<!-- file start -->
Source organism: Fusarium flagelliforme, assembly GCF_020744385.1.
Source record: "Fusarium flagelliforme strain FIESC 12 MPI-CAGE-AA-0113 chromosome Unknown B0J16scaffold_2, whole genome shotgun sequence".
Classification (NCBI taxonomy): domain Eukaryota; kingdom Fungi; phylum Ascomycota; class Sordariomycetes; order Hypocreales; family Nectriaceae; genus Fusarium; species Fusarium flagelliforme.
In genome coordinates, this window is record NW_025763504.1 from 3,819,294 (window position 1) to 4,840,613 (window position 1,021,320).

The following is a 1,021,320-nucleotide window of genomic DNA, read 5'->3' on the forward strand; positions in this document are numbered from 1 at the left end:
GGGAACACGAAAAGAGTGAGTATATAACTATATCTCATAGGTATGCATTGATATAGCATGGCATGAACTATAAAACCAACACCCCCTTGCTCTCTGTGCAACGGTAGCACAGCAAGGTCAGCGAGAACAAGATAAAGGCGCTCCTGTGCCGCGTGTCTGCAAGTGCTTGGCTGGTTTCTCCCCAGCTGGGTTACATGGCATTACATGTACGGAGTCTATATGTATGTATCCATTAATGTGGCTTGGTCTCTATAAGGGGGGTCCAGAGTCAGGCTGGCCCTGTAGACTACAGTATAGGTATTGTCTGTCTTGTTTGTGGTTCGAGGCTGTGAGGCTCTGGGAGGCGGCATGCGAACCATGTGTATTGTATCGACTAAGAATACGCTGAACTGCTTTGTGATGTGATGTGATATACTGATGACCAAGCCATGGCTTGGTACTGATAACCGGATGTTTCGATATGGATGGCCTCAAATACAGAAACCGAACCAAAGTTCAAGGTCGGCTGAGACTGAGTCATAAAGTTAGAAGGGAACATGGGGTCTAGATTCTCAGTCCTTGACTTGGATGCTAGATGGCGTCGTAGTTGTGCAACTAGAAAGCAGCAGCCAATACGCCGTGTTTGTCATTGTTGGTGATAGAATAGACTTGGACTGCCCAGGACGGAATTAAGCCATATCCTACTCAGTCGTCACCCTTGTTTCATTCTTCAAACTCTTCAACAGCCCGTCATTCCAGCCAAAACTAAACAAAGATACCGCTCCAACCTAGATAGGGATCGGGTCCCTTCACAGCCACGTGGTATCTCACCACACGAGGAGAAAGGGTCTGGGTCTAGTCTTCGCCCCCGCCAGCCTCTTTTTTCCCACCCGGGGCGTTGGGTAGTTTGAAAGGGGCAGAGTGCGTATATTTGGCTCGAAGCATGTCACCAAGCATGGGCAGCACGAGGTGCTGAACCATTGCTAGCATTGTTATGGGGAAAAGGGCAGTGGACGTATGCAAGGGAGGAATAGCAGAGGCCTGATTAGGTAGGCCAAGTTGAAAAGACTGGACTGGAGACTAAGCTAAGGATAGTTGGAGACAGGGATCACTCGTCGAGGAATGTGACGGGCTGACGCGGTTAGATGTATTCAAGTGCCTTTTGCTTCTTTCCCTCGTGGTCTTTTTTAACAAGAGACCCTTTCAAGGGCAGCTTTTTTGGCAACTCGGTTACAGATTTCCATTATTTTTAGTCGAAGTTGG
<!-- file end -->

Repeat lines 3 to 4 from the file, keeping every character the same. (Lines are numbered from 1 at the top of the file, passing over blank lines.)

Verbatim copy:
Classification (NCBI taxonomy): domain Eukaryota; kingdom Fungi; phylum Ascomycota; class Sordariomycetes; order Hypocreales; family Nectriaceae; genus Fusarium; species Fusarium flagelliforme.
In genome coordinates, this window is record NW_025763504.1 from 3,819,294 (window position 1) to 4,840,613 (window position 1,021,320).